Exploring the CLL14 Trial in Untreated CLL After 4 Years of Follow-up

Othman Al-Sawaf, MD, discusses the use of venetoclax plus obinutuzumab in patients with untreated chronic lymphocytic leukemia on the CLL14 study.

Othman Al-Sawaf, MD, a physician at the University Hospital of Cologne in Germany, discusses the use of venetoclax (Venclexta) plus obinutuzumab (Gazyva) in patients with untreated chronic lymphocytic leukemia (CLL) on the CLL14 study (NCT02242942).

This open-label, multinational trial was started several years ago and now has 4 years of follow-up. The data showed there was better progression-free survival (PFS) in patients who received venetoclax plus obinutuzumab. Al-Sawaf describes the design and patient population in this trial, as well as the clinical implications of the results.

Transcription:

0:08: CLL14 is a randomized phase 3 study that was started several years ago and that's aims to enroll patients with previously untreated CLL with coexisting conditions. The patients were randomized to either receiving 12 cycles of chlorambucil/obinutuzumab or 12 cycles of venetoclax/obinutuzumab. The primary end point of the study was PFS. The primary read out of the study showed that there is a significant advantage in terms of PFS by the novel BCL-2 targeting treatments of venetoclax plus obinutuzumab.

The main aim of these ongoing follow-ups now is to better understand the long-term outcome of this fixed duration approach and basically to better understand how and when the disease progressions eventually occur, as we don't expect that the treatment is curative for most of the patients. his is basically why we are at this year’s EHA (European Hematology Association) Meeting presenting new data from longer follow-up. All patients in the study have been off treatment now for more than 3 years. This allows us to understand the long-term toxicities, the long-term efficacy, and the durability of the remissions eventually in both arms.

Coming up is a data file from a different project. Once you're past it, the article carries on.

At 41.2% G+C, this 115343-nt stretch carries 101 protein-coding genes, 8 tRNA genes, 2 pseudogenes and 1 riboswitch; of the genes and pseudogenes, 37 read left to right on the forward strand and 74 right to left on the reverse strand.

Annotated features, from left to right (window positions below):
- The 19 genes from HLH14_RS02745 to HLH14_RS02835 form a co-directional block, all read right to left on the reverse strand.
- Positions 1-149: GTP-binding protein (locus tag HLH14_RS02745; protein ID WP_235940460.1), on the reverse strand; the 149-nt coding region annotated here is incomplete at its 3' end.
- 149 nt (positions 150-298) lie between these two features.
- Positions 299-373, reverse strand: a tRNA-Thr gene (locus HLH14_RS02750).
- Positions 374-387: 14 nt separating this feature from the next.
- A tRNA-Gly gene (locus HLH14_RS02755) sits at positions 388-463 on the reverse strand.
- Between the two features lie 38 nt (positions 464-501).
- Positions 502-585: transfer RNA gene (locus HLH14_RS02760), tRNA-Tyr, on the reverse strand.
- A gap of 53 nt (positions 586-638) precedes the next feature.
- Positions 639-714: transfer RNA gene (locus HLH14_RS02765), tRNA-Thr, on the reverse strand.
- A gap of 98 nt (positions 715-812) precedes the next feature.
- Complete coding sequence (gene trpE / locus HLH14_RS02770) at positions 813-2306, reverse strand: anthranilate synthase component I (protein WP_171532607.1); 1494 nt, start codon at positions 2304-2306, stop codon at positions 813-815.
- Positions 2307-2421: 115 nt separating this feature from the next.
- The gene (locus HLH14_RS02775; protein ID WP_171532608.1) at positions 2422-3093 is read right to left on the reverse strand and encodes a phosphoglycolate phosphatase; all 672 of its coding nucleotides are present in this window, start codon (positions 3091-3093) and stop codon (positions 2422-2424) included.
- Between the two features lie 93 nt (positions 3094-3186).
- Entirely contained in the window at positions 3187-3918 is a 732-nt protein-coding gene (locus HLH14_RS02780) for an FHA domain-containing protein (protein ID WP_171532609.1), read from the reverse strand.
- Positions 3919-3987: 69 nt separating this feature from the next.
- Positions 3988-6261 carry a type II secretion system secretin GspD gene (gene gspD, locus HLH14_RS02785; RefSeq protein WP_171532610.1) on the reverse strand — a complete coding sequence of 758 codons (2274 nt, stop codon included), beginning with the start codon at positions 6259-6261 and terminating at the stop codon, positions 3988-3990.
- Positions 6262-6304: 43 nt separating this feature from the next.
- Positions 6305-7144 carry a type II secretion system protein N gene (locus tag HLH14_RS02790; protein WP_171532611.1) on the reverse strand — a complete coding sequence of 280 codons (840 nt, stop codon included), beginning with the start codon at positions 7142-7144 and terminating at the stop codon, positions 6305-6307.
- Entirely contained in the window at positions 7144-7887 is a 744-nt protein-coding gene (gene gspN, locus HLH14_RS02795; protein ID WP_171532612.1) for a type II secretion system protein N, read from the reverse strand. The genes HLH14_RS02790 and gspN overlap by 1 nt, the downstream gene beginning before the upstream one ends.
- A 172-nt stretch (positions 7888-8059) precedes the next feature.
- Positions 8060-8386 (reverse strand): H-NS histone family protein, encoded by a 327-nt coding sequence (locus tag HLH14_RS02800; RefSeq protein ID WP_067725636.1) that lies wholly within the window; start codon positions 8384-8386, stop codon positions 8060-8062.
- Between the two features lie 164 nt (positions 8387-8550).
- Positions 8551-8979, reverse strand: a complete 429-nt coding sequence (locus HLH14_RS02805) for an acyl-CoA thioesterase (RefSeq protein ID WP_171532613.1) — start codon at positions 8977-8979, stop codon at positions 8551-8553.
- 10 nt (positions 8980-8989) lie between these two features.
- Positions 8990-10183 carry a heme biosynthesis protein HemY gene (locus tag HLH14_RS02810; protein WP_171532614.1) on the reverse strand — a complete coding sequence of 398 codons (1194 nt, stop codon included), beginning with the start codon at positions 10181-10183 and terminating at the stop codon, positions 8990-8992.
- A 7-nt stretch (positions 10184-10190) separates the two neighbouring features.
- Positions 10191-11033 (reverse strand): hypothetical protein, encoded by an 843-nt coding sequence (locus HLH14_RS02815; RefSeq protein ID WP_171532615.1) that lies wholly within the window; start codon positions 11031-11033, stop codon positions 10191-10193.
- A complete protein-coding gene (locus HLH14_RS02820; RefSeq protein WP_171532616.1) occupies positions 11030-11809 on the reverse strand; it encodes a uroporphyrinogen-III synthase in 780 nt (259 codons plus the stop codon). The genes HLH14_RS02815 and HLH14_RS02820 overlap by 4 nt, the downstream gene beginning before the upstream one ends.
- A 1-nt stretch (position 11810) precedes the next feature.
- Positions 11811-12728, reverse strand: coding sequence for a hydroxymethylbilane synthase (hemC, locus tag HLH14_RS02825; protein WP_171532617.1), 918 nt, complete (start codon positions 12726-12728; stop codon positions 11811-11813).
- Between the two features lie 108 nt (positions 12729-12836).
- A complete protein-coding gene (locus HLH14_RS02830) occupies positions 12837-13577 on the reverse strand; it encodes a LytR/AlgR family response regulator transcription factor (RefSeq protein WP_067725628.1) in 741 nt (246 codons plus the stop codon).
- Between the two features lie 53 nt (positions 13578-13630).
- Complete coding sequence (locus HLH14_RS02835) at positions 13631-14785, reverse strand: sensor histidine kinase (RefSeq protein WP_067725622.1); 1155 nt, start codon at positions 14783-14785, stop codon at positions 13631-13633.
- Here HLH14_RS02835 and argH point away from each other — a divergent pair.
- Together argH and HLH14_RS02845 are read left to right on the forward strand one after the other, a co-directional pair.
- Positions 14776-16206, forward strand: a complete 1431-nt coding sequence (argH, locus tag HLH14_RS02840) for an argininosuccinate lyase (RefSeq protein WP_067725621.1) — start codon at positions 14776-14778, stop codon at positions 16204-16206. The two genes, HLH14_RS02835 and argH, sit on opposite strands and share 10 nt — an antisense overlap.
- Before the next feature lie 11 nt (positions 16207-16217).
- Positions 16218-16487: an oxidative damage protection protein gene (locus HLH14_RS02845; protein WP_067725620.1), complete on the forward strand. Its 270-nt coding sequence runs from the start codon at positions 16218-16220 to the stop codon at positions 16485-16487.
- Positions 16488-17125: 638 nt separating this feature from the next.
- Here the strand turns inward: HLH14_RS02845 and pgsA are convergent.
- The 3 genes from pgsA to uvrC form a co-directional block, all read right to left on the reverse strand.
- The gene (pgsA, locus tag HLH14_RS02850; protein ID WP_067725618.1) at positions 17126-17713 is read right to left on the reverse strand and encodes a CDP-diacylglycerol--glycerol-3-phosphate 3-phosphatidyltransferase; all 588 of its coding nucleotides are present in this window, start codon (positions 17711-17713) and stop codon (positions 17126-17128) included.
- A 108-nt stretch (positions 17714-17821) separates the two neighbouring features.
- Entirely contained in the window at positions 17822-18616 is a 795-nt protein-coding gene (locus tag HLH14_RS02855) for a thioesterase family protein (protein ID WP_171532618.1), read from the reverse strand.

1:32: The study population and CLL14 is relatively special in that all patients have coexisting conditions. This was the main inclusion criteria. This was assessed by the cumulative illustrating scale, where all patients had to have more than 6 points suggestive of clinically relevant burden of coexisting conditions. Additionally, also impaired renal function with creatine clearance below 70 mL/min as this is a good surrogate also for the fitness of the patients. We can see in the baseline characteristics of the patients, that the median age was 72 to 73 years of [age], so a fairly elderly patient population. Also the median [score was 8] points, also suggesting that we do have a patient population with relevant coexisting conditions.

I think this is important to bear in mind when looking at the long-term data because we do see now that we are able to control the disease quite well with our BCL-2–targeting treatments. Although we do have a strong competing risk in all our survival analysis by the coexisting conditions, and therefore I think it is important to bear in mind that our patient population is quite vulnerable and is at risk of having cardiac events and other sorts of complications of the coexisting conditions.

3:00: The data suggests that frontline approach with venetoclax plus obinutuzumab is very feasible and very effective for an elderly patient population. We are in an interesting situation because the treatments in Europe and the United States is approved for all patients with previously untreated CLL. Whereas in this study, we are very strict and only enrolled elderly and unfit patients. There are ongoing studies that also enroll fit patients and let compare this treatment to more intensive chemoimmunotherapies than chlorambucil. We expect the first readouts within this year or early next year. But nevertheless, the fact that we see such deep remissions and MRD [minimal residual disease] rates higher than 70% in this elderly patient population are highly suggestive of similar efficacy also in younger and fitter patients. Therefore, I think overall, we can recommend—and I think most of the treatment guidelines that exist at the moment also reflect that we can recommend the treatment for all patients with previously untreated CLL. We also looked at different subgroups and see overall that the treatment is better for all biological and clinical subgroups compared to chemoimmunotherapy and therefore we can recommend it for all patients with previously untreated CLL irrespective of low- or high-risk CLL.